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PLANET OF THE PUNDITS! Your pundit corps ain’t from this earth. And they love to disappear their own conduct:


RUN, LYNDA, RUN: Our schedule is still quite shaky through early next week, but we hope to post tomorrow as well. Last night, we were pleased to host the Recording Academy’s annual Washington banquet, with awards to a pair of prime pols (Sen. John McCain, Rep. William Delahunt); to a scintillating songstress (Martina McBride); and to the fabulous people in the Music Therapy Program at Maryland School for the Blind. Political note: “Wonder Woman” Lynda Carter was presenter for Senator McCain’s award. Carter grew up in Arizona, now lives in Maryland. For our money, with the trend toward super-hero governors, she can run in any state that she wants.

PLANET OF THE PUNDITS: In this morning’s Washington Post, Richard Cohen seeks “The Real Wesley Clark.” You can’t call him a peacenik, Cohen judges, but on the other hand, he lacks domestic experience. And that’s when Cohen shows us one of the press corps’ basic traits. Once again, Cohen shows that the corps is rarely forthcoming about its own conduct:

COHEN: That [lack of domestic experience] is bound to matter. What will matter more is whether the American people feel at ease with Clark. In a television era, sheer likability is essential. This is why the spectacularly qualified Al Gore lost to (or tied) George Bush, who was ill prepared for the job and has since repudiated just about everything he said during the campaign about foreign affairs. People liked Bush. The rest is commentary.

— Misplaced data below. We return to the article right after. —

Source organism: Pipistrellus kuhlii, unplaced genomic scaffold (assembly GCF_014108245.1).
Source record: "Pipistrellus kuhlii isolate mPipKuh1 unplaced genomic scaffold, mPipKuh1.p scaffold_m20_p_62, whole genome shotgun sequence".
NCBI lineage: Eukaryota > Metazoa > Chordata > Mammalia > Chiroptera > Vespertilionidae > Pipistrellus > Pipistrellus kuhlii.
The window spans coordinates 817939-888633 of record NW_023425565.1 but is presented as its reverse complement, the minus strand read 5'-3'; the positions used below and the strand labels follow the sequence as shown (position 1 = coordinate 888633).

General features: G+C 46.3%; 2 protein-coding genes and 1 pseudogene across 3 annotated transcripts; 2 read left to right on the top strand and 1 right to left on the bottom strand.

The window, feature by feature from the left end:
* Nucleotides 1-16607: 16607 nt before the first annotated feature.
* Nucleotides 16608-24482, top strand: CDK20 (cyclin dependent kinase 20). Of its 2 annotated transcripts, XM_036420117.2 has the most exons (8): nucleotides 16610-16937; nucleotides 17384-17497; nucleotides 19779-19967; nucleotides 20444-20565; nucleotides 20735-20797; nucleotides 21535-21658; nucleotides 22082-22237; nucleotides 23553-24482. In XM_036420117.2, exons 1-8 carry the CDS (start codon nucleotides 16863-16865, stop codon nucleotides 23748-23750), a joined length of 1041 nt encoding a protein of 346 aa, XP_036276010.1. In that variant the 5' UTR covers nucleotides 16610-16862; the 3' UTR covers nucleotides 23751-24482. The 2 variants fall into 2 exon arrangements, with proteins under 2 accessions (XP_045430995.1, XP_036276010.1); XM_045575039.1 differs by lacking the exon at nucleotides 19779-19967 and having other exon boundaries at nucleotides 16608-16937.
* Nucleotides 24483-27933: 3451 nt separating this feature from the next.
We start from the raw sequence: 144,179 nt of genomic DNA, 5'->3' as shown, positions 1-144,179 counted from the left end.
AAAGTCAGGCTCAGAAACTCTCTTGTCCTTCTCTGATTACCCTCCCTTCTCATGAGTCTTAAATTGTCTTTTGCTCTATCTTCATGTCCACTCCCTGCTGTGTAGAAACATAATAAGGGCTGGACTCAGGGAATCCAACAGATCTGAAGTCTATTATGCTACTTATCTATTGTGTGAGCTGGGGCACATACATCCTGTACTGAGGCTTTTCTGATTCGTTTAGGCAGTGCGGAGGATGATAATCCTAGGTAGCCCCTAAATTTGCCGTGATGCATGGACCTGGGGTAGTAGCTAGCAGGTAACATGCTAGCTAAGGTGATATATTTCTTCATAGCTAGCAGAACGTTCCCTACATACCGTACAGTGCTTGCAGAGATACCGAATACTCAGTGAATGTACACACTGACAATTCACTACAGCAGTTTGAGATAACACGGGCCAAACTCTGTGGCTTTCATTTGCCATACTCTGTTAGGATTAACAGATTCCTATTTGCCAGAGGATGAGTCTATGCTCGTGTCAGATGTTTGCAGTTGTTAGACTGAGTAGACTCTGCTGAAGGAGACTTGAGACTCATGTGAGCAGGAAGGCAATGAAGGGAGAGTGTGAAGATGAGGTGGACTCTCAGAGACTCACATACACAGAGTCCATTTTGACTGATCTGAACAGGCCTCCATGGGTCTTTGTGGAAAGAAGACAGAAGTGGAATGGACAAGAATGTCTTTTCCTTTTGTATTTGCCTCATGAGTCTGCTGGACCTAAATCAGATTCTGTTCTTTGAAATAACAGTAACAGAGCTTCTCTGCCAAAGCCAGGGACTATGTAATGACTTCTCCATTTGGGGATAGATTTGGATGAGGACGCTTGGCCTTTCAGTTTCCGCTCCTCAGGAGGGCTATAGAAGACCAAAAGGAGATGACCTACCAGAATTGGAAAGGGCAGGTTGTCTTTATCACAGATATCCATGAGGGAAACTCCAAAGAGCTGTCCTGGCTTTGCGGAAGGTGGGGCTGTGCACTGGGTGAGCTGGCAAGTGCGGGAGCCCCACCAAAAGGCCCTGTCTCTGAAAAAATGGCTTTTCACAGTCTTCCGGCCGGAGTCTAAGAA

Why did Gore “lose to or tie” George Bush? Because he wasn’t likable, Cohen says. This seems to be his basic explanation for the outcome of Campaign 2000.

Gore, of course, got more votes than Bush, a point our pundits toss aside when they offer such deep explanations. But there’s something else our pundits do when they discuss Campaign 2K—they ignore the role their own cohort played in that tightly-fought race. At this time four years ago, the Washington press corps—Cohen included—was conducting a ludicrous jihad against Gore (links below). But they’d rather eat live worms in hell than recall their astounding conduct—even though their cohort’s astounding conduct almost surely decided this race.

No, the Washington press corps doesn’t self-tattle. Just consider Chuck Raasch, for example.

Several readers sent us Raasch’s piece from last Sunday’s Detroit News. A laughable statement caught their eye. The statement in question is so absurd that it deserves a quick mention.

Discussing the “anger” of current Dem hopefuls, Raasch offered his readers a thumbnail summary of recent Democratic politics:

RAASCH: Since the 1980s, Democrats have essentially become a party of calibration, calculation and—some critics say—imitation…

Clinton emerged in 1992 as the centrist compromiser, someone who would reject both Republican and Democratic dogma for his much-celebrated “third way.” When welfare reform followed, some complained that Clinton was Republican-lite.

In ’96, Clinton ran a campaign largely of small ideas—school uniforms being the most infamous. In 2000, Gore spent so much time discussing his wardrobe and image that it crowded out his larger message warning against tax cuts and global warming.

And yes, that last statement really appeared! To hear Raasch tell it, Candidate Gore spent vast chunks of time discussing his wardrobe during Campaign 2000! If you took Raasch’s statement at face value, you would think this was Gore’s campaign strategy.